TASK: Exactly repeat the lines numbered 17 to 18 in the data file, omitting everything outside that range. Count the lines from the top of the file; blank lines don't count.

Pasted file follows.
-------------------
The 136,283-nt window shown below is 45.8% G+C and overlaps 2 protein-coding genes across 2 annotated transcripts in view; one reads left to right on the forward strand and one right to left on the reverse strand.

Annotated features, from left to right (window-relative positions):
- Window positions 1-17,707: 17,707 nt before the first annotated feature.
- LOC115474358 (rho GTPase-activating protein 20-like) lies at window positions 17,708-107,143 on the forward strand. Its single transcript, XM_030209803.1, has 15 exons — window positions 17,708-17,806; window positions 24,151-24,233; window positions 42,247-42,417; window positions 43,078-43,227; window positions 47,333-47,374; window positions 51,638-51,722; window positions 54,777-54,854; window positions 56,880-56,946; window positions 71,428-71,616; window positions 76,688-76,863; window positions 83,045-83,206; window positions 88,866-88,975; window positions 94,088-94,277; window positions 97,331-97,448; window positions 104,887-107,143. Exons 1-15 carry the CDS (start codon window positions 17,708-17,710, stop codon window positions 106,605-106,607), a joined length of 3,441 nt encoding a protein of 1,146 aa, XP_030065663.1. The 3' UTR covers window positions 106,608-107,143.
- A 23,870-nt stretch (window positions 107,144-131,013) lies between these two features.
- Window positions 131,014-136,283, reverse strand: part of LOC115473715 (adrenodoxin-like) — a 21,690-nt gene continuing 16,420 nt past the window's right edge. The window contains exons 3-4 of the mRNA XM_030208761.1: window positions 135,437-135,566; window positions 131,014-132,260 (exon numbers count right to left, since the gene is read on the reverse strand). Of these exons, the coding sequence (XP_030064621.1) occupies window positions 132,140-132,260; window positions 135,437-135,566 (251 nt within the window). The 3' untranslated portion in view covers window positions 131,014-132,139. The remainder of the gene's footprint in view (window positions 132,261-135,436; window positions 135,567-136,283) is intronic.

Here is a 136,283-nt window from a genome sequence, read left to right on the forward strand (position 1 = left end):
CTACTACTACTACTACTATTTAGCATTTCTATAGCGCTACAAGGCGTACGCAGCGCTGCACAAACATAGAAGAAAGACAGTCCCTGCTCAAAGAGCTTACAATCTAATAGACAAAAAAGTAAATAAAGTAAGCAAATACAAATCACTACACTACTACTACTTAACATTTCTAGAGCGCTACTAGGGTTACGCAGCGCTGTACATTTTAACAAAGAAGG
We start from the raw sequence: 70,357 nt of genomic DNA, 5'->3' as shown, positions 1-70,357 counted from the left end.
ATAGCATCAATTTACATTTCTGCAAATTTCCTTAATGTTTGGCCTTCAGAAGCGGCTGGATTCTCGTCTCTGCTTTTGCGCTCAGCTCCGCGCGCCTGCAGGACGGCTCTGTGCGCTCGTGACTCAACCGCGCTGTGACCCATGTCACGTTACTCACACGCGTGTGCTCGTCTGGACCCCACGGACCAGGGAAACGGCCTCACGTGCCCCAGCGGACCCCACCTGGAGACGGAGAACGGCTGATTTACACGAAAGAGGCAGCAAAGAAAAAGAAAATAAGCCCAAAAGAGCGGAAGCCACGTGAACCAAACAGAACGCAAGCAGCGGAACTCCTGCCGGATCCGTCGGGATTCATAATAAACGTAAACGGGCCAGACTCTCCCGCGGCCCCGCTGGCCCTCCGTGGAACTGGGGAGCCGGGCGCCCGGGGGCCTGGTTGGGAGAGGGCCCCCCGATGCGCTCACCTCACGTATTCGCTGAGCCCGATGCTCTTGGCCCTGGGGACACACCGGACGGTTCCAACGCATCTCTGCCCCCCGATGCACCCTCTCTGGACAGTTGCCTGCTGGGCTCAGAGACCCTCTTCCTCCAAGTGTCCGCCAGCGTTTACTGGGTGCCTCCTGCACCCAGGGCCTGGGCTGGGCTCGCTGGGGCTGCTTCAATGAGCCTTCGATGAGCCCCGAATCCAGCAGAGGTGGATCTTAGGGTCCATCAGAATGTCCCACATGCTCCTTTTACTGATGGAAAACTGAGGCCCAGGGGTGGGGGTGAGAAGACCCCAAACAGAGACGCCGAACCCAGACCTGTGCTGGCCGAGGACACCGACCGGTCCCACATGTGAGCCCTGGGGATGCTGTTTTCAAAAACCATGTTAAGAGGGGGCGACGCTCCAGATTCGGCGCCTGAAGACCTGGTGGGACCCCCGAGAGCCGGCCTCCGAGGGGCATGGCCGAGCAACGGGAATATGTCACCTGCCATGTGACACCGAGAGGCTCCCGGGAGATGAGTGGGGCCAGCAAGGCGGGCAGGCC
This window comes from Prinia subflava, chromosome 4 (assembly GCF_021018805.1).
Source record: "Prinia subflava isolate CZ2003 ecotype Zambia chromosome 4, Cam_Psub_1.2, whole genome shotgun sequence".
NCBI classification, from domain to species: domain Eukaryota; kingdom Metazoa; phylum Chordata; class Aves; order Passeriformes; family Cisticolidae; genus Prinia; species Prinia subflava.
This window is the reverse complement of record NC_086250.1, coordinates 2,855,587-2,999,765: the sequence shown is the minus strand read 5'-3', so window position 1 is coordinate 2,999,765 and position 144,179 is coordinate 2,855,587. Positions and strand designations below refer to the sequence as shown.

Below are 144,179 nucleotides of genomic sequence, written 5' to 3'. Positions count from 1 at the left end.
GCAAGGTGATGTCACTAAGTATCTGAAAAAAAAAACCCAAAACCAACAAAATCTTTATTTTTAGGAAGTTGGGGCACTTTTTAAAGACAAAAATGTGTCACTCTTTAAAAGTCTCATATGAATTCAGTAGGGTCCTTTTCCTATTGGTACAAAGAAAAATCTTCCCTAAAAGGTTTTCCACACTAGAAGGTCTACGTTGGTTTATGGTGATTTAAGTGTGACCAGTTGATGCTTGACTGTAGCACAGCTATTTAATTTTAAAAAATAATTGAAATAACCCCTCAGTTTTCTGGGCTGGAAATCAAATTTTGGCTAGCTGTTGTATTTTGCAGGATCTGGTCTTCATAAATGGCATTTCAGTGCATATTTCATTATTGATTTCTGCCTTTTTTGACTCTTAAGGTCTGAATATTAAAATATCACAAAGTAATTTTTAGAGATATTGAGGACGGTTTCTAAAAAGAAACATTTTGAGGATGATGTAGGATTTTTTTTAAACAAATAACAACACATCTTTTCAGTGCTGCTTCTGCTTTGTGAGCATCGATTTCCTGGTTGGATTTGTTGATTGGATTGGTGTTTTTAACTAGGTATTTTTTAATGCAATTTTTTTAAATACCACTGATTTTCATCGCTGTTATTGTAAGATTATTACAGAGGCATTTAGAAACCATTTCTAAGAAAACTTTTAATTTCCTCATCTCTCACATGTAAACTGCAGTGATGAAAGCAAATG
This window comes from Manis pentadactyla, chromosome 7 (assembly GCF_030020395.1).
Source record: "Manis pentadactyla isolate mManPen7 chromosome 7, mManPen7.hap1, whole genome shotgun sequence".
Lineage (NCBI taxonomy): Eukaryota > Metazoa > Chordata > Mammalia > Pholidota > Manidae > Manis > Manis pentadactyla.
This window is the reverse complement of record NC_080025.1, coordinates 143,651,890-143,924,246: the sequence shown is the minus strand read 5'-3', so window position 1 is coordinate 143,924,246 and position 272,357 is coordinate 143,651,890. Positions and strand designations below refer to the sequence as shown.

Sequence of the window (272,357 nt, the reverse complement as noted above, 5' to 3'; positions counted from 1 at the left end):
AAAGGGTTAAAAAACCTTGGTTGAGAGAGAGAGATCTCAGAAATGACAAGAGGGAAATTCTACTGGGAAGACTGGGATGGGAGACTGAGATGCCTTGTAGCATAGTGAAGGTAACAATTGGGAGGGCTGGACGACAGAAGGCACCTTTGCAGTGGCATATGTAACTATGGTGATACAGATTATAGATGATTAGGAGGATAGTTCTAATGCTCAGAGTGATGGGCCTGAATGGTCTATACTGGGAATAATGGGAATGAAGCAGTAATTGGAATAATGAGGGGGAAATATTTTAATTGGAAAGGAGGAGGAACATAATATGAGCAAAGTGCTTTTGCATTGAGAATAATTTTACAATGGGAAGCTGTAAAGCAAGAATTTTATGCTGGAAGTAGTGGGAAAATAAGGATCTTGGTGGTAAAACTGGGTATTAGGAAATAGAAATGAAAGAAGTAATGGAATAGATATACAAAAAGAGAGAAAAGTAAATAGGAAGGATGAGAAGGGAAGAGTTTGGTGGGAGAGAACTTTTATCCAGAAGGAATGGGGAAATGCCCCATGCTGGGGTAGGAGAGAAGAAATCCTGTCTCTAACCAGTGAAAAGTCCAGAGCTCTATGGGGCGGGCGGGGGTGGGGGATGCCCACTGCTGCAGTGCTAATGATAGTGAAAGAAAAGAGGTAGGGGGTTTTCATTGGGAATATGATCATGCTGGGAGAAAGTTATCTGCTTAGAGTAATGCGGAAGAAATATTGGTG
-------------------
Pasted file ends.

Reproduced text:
This window comes from Manis pentadactyla, chromosome 7 (assembly GCF_030020395.1).
Source record: "Manis pentadactyla isolate mManPen7 chromosome 7, mManPen7.hap1, whole genome shotgun sequence".